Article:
Tuesday, September 29, 2009

CD Odyssey Disc 37: Lucinda Williams

We now return to non-random programming. I've bought a new album, and as per my new "Calvinball" rule, I am allowed to insert new albums ahead of the random distribution. And so I did.

Disc 37 is... Lucinda Williams (self-titled)

Artist: Lucinda Williams

Year of Release: 1988 (re-issue is 1998)

How I Came To Know It: I discovered Lucinda Williams through Steve Earle, but this particular album I discovered because of the movie TransAmerica. During the credits, I heard this song Like A Rose which was beautiful and totally reminded me of Lucinda Williams. But how could it be? Did I not have all of Lucinda's albums? Apparently not. This - her self-titled album from 1988 has been out of print since a special issue in 1998. I sought it for a couple years in record stores, without success, and finally broke down and spent $68 on Amazon. It feels like cheating to find a rare album on Amazon, but I did what I had to do to complete the collection.

How It Stacks Up: I have all 9 Lucinda Williams albums. I love her work. It is so consistently strong, that I think putting them in order 1-9 would be impossible, so I'll tier them. In a 3 tier structure, I'll say this album is top tier.

Rating: 5 stars for the original album, 4 stars with the extra 6 tracks on the special edition (3 are great, but 3 are just OK, and there is no call for 18 songs on one album, even Lucinda songs).

Lucinda Williams is a once in a generation type of talent. She sings in a style that is part blues, part country, and part folk. Her writing is second to none - and her voice has a ragged edge that tears your heart out. Yeah - I'm kind of a fan.

This particular album has exactly zero hits for her (like most of her albums). One of the songs Passionate Kisses was recorded and released by fellow folk/country singer Mary Chapin Carpenter and was a hit. I really like Carpenter's version, but it seems a crime that Lucinda got no credit (except from Carpenter, who is effusive in her praise of Williams' songwriting ability).

This album doesn't let up - it goes from one great track to the next.

It starts with a song I Just Wanted To See You So Bad - a late night booty-call song, and an early example of how downright sexy Lucinda Williams can be.

She gets into storyteller mode with the song The Night's Too Long, a song about a waitress named Sylvia who dreams of getting out of her nowhere town and going somewhere. Sylvia's story is a common one, and has no big bang ending. It is just a scene in an ordinary life, that Lucinda transforms into an extraordinary vision.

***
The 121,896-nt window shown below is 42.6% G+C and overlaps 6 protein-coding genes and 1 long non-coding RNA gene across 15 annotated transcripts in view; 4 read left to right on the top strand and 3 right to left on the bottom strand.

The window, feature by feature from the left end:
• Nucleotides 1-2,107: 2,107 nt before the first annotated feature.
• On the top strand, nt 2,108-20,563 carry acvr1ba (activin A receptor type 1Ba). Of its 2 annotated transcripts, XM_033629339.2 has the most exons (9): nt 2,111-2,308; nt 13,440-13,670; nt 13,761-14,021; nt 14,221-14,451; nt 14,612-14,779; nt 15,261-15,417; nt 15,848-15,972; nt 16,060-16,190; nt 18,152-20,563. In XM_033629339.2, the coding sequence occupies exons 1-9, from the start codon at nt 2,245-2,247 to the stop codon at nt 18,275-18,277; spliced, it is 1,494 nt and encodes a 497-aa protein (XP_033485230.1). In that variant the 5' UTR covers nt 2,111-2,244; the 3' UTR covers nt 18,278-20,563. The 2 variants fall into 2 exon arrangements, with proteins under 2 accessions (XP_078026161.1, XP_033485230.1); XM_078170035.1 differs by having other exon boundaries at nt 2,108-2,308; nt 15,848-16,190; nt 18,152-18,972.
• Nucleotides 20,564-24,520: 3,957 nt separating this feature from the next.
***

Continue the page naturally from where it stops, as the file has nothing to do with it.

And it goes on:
She sings of heartache with Abandoned, and then she sings of heartache and anger combined with Changed the Locks.

Other songs speak to her insecurities in relationships - like when she asks her lover Am I Too Blue - it is a song of self-loathing and love wrapped up in a big complicated knot, like those things can become on a bad day.

Lyrically, my favourite is Side of the Road. Here's the whole thing, since I couldn't pick one line:

"You wait in the car on the side of the road
Let me go and stand awhile
I wanna know you're there, but I wanna be alone
If only for a minute or two
I wanna see what if feels like to be without you
I wanna know the touch of my own skin
Against the sun, against the wind.

I walked out in a field, the grass was high
It brushed against my legs
I just stood and looked out at the open space
And a farm house out aways
And I wondered about the people who lived in it
And I wondered if they were happy and content
Were there children and a man and a wife
Did she love him and take her hair down at night

If I stray away too far from you
Don't go and try to find me
It doesn't mean I don't love you
It doesn't mean I won't come back
And stay beside you
It only means I need a little time
To follow that unbroken line
To a place where the wild things grow
To a place where I used to always go"

Lyrically, Lucinda shares very raw, personal pictures with us - it makes us transcend whatever we are doing and feel what the singer feels. That's art, in my mind. Moreover, it is done with simple language, and simple arrangement.

Her voice is scratchy, but never shrieky, and soulfull but never sullen. The bonus section has a couple of pure blues tracks that show if she wanted to, she could've had a career as a pure blues singer.

But Lucinda Williams transcends genre, no doubt hurting her commercial appeal in the process. In 50 years, I would wager people will be trying to find her music, not Carrie Underwood's. Here's hoping, anyway.

I would say buy this album, but you'd have to have a screwloose to pay almost seventy bucks for an album. I must have a couple loose - since having heard it I think I'd pay double.

Best tracks: All the main tracks (12) plus the live version of "Something About What Happens When We Talk" and "Sundays"

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